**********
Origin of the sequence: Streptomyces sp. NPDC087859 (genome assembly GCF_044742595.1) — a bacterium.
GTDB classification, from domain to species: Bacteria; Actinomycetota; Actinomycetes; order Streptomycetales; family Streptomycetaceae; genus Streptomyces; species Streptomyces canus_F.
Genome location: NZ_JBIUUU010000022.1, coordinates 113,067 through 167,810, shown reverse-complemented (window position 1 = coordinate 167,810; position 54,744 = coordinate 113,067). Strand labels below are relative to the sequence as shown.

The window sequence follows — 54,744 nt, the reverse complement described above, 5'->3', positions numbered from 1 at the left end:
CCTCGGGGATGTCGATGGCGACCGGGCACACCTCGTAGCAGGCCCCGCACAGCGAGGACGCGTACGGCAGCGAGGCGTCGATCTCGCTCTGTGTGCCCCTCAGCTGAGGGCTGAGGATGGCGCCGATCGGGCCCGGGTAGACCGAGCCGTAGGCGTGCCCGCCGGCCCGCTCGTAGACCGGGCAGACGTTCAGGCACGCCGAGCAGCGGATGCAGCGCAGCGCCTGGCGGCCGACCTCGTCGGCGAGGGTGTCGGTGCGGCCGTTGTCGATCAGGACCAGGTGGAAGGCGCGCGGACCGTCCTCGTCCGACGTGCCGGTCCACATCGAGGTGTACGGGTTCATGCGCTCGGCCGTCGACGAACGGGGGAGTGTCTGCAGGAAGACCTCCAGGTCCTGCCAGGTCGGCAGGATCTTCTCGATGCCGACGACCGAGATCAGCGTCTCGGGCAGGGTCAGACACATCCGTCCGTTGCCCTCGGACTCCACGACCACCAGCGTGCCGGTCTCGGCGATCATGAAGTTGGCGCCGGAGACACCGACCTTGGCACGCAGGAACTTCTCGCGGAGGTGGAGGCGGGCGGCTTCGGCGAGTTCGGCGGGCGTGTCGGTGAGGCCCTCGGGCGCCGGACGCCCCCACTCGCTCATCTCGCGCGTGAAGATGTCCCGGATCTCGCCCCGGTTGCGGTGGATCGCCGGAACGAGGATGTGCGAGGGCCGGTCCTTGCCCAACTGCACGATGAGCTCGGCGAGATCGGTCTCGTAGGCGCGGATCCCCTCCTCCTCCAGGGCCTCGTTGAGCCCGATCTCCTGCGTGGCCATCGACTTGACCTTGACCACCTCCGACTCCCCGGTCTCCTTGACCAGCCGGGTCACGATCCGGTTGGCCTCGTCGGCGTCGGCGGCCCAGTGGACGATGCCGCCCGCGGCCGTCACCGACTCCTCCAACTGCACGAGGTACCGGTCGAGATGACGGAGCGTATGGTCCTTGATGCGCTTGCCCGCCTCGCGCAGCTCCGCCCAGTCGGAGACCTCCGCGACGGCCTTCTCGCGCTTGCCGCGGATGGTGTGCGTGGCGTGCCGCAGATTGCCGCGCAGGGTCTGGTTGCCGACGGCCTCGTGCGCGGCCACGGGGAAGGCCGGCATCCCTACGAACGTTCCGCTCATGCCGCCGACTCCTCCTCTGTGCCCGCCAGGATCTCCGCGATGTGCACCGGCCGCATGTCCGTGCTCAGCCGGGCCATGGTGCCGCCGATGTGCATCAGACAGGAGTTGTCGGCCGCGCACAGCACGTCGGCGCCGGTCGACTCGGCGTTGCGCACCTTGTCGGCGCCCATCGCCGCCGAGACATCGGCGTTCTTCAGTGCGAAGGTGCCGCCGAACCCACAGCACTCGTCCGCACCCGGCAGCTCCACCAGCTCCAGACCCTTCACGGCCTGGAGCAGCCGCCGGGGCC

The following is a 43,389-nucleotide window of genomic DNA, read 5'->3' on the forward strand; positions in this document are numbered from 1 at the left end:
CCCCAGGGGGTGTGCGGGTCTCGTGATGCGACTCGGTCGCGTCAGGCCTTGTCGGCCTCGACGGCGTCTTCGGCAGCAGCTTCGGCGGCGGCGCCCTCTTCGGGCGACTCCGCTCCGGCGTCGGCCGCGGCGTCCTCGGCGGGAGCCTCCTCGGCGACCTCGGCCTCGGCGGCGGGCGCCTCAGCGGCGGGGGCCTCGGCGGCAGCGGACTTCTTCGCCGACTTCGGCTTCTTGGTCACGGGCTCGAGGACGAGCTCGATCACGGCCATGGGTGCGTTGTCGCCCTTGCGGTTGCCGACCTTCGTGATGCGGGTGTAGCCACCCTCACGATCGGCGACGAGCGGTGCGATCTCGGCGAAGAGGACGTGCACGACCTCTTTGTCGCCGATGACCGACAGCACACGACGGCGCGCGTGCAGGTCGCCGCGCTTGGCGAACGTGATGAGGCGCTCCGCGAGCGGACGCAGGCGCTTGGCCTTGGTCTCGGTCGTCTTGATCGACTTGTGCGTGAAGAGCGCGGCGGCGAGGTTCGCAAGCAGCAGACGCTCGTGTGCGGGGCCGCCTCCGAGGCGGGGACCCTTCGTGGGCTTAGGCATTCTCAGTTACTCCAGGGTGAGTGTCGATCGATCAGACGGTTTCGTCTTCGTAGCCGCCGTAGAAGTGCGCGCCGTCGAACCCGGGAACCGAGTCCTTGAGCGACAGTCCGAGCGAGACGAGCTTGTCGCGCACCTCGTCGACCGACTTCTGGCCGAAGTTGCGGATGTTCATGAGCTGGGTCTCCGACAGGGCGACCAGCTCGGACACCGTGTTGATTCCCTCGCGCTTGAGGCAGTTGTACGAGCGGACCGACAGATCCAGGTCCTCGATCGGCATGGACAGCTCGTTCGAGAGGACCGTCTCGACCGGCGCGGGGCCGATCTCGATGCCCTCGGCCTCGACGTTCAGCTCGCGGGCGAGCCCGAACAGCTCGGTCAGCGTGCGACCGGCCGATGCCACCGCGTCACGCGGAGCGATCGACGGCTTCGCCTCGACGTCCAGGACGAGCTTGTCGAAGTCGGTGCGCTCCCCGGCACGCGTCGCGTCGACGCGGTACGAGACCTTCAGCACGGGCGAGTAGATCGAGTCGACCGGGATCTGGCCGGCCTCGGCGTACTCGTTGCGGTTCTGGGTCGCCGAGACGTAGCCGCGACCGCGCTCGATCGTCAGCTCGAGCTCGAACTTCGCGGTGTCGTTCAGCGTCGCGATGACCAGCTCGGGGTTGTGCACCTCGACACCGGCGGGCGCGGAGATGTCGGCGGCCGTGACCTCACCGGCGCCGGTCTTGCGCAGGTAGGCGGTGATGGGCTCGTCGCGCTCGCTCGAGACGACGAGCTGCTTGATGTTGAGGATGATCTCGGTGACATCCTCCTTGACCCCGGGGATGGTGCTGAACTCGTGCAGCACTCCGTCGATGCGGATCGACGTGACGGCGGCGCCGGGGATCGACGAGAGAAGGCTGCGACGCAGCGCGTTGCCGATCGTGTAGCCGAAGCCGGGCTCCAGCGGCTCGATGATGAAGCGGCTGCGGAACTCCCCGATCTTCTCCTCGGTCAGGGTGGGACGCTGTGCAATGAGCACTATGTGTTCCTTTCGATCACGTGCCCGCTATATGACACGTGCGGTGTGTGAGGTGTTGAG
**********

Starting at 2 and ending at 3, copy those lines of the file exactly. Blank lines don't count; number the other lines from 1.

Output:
GTDB classification, from domain to species: Bacteria; Actinomycetota; Actinomycetes; order Streptomycetales; family Streptomycetaceae; genus Streptomyces; species Streptomyces canus_F.
Genome location: NZ_JBIUUU010000022.1, coordinates 113,067 through 167,810, shown reverse-complemented (window position 1 = coordinate 167,810; position 54,744 = coordinate 113,067). Strand labels below are relative to the sequence as shown.